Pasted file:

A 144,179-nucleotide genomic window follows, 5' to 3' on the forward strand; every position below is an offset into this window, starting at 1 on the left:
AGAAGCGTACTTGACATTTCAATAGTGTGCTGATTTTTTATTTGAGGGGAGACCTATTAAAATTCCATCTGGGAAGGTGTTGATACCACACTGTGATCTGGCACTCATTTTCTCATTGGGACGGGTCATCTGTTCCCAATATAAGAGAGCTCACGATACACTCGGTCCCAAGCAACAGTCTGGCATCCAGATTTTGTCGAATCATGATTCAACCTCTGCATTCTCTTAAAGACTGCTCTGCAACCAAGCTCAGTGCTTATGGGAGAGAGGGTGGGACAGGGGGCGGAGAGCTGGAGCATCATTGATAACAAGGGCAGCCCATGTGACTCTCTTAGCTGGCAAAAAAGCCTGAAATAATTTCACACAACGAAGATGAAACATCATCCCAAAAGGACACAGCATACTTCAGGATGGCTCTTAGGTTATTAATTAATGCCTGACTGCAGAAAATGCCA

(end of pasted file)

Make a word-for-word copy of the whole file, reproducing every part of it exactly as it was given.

A 144,179-nucleotide genomic window follows, 5' to 3' on the forward strand; every position below is an offset into this window, starting at 1 on the left:
AGAAGCGTACTTGACATTTCAATAGTGTGCTGATTTTTTATTTGAGGGGAGACCTATTAAAATTCCATCTGGGAAGGTGTTGATACCACACTGTGATCTGGCACTCATTTTCTCATTGGGACGGGTCATCTGTTCCCAATATAAGAGAGCTCACGATACACTCGGTCCCAAGCAACAGTCTGGCATCCAGATTTTGTCGAATCATGATTCAACCTCTGCATTCTCTTAAAGACTGCTCTGCAACCAAGCTCAGTGCTTATGGGAGAGAGGGTGGGACAGGGGGCGGAGAGCTGGAGCATCATTGATAACAAGGGCAGCCCATGTGACTCTCTTAGCTGGCAAAAAAGCCTGAAATAATTTCACACAACGAAGATGAAACATCATCCCAAAAGGACACAGCATACTTCAGGATGGCTCTTAGGTTATTAATTAATGCCTGACTGCAGAAAATGCCA